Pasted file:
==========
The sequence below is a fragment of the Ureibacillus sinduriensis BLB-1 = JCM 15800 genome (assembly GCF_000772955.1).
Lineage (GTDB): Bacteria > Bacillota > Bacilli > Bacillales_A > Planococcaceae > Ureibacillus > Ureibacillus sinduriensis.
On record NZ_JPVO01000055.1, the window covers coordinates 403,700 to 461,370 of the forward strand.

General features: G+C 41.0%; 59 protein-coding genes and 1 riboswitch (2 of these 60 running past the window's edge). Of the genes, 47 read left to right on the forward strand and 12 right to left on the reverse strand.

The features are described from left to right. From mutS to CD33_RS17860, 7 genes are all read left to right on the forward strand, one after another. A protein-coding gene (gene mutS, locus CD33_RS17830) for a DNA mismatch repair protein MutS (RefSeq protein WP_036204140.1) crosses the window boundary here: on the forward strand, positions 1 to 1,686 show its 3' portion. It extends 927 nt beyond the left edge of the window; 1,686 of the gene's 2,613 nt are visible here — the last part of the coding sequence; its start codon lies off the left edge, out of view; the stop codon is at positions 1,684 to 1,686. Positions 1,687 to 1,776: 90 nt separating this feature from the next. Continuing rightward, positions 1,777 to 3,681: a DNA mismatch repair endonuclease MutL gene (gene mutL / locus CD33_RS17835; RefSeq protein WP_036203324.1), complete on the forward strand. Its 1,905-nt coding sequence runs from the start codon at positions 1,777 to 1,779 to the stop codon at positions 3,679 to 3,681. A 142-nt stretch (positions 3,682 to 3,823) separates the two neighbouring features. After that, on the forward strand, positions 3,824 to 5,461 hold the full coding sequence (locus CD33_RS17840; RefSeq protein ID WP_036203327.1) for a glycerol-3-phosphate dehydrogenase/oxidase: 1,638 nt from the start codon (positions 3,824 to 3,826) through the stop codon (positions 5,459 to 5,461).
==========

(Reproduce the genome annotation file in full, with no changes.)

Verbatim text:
The sequence below is a fragment of the Ureibacillus sinduriensis BLB-1 = JCM 15800 genome (assembly GCF_000772955.1).
Lineage (GTDB): Bacteria > Bacillota > Bacilli > Bacillales_A > Planococcaceae > Ureibacillus > Ureibacillus sinduriensis.
On record NZ_JPVO01000055.1, the window covers coordinates 403,700 to 461,370 of the forward strand.

General features: G+C 41.0%; 59 protein-coding genes and 1 riboswitch (2 of these 60 running past the window's edge). Of the genes, 47 read left to right on the forward strand and 12 right to left on the reverse strand.

The features are described from left to right. From mutS to CD33_RS17860, 7 genes are all read left to right on the forward strand, one after another. A protein-coding gene (gene mutS, locus CD33_RS17830) for a DNA mismatch repair protein MutS (RefSeq protein WP_036204140.1) crosses the window boundary here: on the forward strand, positions 1 to 1,686 show its 3' portion. It extends 927 nt beyond the left edge of the window; 1,686 of the gene's 2,613 nt are visible here — the last part of the coding sequence; its start codon lies off the left edge, out of view; the stop codon is at positions 1,684 to 1,686. Positions 1,687 to 1,776: 90 nt separating this feature from the next. Continuing rightward, positions 1,777 to 3,681: a DNA mismatch repair endonuclease MutL gene (gene mutL / locus CD33_RS17835; RefSeq protein WP_036203324.1), complete on the forward strand. Its 1,905-nt coding sequence runs from the start codon at positions 1,777 to 1,779 to the stop codon at positions 3,679 to 3,681. A 142-nt stretch (positions 3,682 to 3,823) separates the two neighbouring features. After that, on the forward strand, positions 3,824 to 5,461 hold the full coding sequence (locus CD33_RS17840; RefSeq protein ID WP_036203327.1) for a glycerol-3-phosphate dehydrogenase/oxidase: 1,638 nt from the start codon (positions 3,824 to 3,826) through the stop codon (positions 5,459 to 5,461).